Look out for the ‘Community Welcomes Recreational Vehicles’ signage on your next trip and rest easy knowing that your destination is equipped to welcome you and your caravan, camper trailer, motorhome or campervan. This month we are profiling Ayr.
These towns have made a commitment to offer easily accessible long vehicle short term parking within the town centre and have clear directional signage to their local visitor information centre.
Ayr lies on the northern side of the Burdekin River, situated just over 80km south of Townsville in the heart of Northern Queensland’s Burdekin Shire.
Named after the Scottish birthplace of Thomas McIlwraith, 3-time Premier of Queensland between 1879 and 1893, Ayr is the main rural hub of one of Queensland’s most productive growing regions. Famous for sugar cane and fruit and vegetables, the town contributes approximately 1.25million tonnes of raw sugar and one third of Australia’s Mango harvest annually.
Ayr’s charm hails from its historical buildings and sugar cane history. Take time to follow the Heritage Town Walk where you’ll find 19 historical sites and buildings dating from the early 1900s within a two-block radius. The walk will take you past such sites as the Clock Tower, Burdekin Hotel, Masonic Temple, Anzac Memorial Park, Queen’s Hotel, Old National Bank Building, the Courthouse, Post-Office and Delta Cinemas.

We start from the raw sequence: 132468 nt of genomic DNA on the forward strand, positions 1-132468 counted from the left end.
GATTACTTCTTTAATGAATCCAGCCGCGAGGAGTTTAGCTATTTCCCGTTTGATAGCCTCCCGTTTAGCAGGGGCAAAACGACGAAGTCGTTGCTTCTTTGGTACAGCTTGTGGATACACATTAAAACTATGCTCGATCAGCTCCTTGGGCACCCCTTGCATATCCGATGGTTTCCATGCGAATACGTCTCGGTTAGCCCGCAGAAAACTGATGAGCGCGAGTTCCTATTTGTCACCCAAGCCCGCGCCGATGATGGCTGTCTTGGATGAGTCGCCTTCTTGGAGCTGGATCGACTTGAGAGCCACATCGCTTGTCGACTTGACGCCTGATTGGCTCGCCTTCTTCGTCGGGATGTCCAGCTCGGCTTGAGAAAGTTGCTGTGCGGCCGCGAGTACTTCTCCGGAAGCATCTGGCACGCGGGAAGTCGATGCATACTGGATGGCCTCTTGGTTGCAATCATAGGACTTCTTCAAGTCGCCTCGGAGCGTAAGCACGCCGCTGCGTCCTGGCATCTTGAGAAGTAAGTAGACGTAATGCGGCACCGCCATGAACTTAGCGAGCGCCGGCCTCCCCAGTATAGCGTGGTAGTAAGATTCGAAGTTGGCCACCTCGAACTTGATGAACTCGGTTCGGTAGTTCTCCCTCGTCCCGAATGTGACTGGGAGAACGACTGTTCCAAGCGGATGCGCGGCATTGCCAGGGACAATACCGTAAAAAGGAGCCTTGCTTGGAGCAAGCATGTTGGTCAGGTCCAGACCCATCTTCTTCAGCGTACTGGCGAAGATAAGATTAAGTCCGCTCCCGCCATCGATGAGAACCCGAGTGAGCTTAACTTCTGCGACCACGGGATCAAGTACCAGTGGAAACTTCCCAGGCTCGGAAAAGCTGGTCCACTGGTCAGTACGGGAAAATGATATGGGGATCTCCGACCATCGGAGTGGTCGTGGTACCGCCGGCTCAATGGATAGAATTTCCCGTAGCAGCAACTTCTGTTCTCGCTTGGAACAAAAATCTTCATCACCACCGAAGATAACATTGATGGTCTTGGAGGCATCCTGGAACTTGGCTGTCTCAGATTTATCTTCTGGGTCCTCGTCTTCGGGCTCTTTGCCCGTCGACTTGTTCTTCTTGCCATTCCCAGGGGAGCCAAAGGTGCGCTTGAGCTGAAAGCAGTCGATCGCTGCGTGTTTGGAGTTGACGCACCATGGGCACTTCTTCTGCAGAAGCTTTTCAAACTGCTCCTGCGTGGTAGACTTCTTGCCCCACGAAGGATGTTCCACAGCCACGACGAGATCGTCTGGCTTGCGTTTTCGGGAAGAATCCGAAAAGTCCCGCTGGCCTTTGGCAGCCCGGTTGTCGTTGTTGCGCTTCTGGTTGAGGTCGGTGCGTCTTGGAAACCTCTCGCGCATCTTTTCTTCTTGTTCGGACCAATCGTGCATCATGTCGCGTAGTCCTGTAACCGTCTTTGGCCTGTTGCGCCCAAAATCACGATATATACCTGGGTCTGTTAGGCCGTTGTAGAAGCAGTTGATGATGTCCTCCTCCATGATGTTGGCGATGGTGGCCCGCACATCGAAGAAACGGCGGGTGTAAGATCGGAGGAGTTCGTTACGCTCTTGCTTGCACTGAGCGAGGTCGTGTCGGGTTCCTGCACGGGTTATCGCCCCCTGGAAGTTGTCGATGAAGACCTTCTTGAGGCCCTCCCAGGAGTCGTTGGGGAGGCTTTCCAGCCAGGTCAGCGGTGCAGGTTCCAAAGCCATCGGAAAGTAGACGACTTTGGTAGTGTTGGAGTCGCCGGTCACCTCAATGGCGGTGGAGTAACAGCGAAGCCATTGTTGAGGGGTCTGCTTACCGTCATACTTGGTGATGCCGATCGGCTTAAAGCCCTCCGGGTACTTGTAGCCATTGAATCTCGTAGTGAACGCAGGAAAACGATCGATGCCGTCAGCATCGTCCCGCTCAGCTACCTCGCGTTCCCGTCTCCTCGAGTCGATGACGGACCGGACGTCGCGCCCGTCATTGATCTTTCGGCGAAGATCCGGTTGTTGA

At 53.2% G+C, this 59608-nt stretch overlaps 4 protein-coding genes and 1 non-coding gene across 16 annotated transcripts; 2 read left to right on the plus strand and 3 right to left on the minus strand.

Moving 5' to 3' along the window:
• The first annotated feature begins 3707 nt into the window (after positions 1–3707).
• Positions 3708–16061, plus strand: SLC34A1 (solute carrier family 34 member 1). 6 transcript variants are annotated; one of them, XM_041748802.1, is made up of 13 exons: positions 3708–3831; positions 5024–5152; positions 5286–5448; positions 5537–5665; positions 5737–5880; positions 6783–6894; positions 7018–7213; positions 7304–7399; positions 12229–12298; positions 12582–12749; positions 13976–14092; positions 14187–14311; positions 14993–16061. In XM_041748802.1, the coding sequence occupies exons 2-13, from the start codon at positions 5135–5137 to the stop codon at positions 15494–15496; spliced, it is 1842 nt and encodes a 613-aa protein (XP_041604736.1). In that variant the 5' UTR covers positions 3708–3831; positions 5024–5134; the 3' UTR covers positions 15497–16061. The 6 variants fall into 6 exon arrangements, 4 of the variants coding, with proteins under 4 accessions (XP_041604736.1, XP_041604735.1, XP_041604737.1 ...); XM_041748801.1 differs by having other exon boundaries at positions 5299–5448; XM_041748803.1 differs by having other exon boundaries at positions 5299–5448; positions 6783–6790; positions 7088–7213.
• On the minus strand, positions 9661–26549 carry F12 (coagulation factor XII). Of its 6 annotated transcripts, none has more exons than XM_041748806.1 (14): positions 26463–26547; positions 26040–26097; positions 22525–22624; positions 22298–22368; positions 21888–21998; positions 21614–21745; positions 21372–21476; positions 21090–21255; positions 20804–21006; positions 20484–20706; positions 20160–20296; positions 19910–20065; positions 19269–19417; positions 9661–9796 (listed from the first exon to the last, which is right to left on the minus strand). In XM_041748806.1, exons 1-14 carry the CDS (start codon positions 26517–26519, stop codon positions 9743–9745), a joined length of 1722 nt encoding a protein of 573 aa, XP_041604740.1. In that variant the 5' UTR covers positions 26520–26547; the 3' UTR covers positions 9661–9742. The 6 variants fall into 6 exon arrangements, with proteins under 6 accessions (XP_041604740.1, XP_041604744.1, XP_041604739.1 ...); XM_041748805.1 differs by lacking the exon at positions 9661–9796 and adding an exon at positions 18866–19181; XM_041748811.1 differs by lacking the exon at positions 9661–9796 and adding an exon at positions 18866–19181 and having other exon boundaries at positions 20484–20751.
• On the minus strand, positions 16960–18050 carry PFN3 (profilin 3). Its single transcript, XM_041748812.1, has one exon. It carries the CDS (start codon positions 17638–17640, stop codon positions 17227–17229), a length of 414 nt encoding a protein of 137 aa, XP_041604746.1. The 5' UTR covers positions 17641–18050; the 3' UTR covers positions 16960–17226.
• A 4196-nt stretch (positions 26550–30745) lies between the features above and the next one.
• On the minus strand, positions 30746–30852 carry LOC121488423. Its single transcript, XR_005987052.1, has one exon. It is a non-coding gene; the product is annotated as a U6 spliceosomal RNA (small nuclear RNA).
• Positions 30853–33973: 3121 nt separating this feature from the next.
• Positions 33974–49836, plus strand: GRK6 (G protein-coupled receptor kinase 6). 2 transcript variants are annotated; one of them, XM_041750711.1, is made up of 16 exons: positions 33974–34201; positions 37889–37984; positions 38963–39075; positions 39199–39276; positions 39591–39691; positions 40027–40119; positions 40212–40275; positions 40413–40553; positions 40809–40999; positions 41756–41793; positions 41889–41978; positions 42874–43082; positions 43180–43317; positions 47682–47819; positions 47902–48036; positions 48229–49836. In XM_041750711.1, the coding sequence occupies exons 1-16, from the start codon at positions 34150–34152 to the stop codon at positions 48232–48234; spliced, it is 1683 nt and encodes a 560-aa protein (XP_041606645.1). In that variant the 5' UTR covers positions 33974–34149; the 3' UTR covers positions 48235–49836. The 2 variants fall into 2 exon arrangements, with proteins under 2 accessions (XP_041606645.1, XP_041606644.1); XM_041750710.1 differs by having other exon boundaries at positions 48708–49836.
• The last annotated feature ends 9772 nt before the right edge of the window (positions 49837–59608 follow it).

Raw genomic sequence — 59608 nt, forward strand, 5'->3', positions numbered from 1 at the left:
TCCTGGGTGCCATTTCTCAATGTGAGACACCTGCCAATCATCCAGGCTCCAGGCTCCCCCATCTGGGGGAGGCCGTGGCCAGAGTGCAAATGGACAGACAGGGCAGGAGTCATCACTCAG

Travellers driving through Ayr will no doubt notice the famous Burdekin River Bridge, known locally as the Silver Link. Spanning the Burdekin River between Ayr and Home Hill, the road and rail bridge is Australia’s only bridge with no firm foothold and the longest of its type in the country. Just south of the bridge near Inkerman Sugar Mill is the Burdekin Diorama which provides a fascinating history lesson on the sugar industry and the natural surrounds of the region.
The natural beauty of the region stems from the mangrove-lined estuaries and creeks of the Burdekin River and the miles of unspoilt sandy beaches along the coast. Mangroves are natural fish nurseries lending to excellent fishing opportunities where your chances of landing a Barramundi, Fighting Fish, Mangrove Jack or Trevally are high. The region is also a local sanctuary for over 280 species of birds including the endangered Cotton Pygmy-Goose, making it a birdwatcher’s paradise.
For the adventurous, try diving the Yongala Shipwreck on the Great Barrier Reef. The Yongala is listed as one of the world’s top 10 dive sites and is the largest, in-tact historic shipwreck on the reef. Here you’ll be delighted by colourful coral and abundant gigantic marine life such as gropers, rays, trevally, turtles, barracuda and bull sharks. Alva Beach is your hub for all things on the Great Barrier Reef and a great place to learn to dive, take a day trip, windsurf or fish – the choice is yours.
For more information, please visit the Community Welcomes website.